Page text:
Don’t miss out – get your name on the Electoral Roll
Credit experts Experian tell us why it counts in your favour to be on the electoral role
September 16, 2013
We’re halfway through the current Parliament, and already the leading names are jostling for position ahead of the expected 2015 election. How many Britons voted in our last General Election in 2010? It was 29.6 million – a 65.1% turnout, the highest since 1997. But what of the other 34.9%?
If you didn’t vote, it could be because you didn’t get a polling card – which means you might not be on the electoral roll, and which could affect your credit rating.
It’s very important that your credit report includes your electoral roll registration because lenders use this information to help confirm your name, address and residential history. Not being registered could therefore cause a delay when you apply for credit, while the lenders confirm your details some other way. With some lenders it can even hurt your credit score, and some applications may be refused.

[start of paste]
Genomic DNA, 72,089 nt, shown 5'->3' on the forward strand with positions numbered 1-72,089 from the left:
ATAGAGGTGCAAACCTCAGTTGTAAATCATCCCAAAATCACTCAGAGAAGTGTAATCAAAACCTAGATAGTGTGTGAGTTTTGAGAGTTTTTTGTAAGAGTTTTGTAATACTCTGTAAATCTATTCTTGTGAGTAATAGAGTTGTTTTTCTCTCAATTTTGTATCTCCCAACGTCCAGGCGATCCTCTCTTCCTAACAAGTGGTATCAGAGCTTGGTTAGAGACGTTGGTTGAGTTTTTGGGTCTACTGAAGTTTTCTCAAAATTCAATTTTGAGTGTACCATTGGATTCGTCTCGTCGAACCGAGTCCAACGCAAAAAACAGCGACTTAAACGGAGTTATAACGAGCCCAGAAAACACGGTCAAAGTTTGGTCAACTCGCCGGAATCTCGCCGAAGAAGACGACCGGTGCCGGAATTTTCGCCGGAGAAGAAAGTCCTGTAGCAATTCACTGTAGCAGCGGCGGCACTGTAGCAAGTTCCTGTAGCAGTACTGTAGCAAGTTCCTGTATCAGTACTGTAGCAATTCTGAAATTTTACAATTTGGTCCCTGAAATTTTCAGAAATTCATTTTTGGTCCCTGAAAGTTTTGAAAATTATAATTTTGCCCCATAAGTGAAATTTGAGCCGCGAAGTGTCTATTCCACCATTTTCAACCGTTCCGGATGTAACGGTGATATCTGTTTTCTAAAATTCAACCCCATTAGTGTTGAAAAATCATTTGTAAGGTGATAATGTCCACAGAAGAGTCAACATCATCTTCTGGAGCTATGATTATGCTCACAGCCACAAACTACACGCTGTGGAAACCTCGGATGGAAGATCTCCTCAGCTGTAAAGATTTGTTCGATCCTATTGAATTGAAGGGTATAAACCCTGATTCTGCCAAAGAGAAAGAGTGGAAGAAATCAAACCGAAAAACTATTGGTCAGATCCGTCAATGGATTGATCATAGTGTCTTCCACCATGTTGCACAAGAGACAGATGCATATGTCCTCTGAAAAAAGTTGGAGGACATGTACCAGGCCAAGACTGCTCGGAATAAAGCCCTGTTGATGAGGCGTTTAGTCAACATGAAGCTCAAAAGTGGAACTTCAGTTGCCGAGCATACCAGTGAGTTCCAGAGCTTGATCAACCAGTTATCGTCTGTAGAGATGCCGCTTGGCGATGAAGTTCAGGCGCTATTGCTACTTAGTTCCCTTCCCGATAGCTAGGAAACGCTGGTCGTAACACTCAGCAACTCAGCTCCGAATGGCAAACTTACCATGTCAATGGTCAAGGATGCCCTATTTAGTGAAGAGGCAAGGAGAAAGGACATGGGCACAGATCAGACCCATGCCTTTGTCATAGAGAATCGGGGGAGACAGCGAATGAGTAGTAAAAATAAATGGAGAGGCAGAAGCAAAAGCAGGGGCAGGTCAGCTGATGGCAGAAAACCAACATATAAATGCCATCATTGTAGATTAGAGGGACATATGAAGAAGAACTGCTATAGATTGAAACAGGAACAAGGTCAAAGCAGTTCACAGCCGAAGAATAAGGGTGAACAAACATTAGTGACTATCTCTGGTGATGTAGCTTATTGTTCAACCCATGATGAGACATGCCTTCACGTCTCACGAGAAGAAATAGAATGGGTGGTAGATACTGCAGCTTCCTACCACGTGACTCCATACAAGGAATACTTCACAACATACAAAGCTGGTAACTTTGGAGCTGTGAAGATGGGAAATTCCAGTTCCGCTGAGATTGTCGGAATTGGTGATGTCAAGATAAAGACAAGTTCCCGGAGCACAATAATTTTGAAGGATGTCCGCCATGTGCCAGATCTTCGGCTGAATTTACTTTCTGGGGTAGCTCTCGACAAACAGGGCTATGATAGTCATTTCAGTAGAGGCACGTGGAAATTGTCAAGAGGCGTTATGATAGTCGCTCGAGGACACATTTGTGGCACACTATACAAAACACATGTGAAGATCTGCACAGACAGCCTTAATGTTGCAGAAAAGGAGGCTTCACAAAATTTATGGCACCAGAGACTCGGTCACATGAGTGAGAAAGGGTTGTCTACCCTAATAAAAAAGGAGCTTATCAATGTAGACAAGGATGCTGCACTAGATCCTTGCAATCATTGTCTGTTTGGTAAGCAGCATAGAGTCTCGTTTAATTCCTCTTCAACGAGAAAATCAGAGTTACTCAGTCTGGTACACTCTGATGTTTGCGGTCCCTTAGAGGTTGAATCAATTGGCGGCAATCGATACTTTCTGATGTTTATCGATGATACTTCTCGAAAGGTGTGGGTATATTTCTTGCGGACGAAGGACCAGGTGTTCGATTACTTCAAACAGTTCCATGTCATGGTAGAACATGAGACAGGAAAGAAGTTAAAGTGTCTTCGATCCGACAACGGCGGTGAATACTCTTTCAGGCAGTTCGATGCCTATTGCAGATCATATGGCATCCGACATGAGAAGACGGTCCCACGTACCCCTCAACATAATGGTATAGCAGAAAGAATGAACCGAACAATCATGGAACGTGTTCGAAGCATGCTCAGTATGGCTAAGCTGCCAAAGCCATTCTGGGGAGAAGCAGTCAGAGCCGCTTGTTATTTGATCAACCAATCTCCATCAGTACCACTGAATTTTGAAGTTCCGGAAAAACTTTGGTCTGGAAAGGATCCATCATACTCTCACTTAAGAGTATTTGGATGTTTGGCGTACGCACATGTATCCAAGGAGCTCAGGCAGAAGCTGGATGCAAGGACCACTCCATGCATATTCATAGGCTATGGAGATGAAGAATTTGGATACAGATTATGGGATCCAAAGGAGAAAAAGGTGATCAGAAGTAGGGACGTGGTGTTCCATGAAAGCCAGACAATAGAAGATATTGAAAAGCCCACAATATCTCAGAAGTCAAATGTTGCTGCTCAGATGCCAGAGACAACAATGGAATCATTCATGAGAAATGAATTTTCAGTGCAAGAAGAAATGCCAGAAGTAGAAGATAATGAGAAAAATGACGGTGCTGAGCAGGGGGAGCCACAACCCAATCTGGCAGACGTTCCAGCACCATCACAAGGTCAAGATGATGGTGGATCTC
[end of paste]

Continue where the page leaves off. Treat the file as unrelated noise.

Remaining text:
Banks and building societies usually need to know that the information about you is up to date before they are willing to offer a mortgage, a loan or any other form of financial account. Maintaining your presence on the electoral roll is therefore particularly important.
Once you’ve registered, it may take a little while for this information to appear on your credit report, as councils process monthly updates to the electoral roll and send the information to the credit reference agencies like Experian.
Your credit report should automatically be updated within around a month, but it is worth checking to make sure.
If you are unsure whether you are registered or not, or would like to register for the first time, you could visit the Aboutmyvote.co.uk website, type in your home postcode and complete your local authority’s form.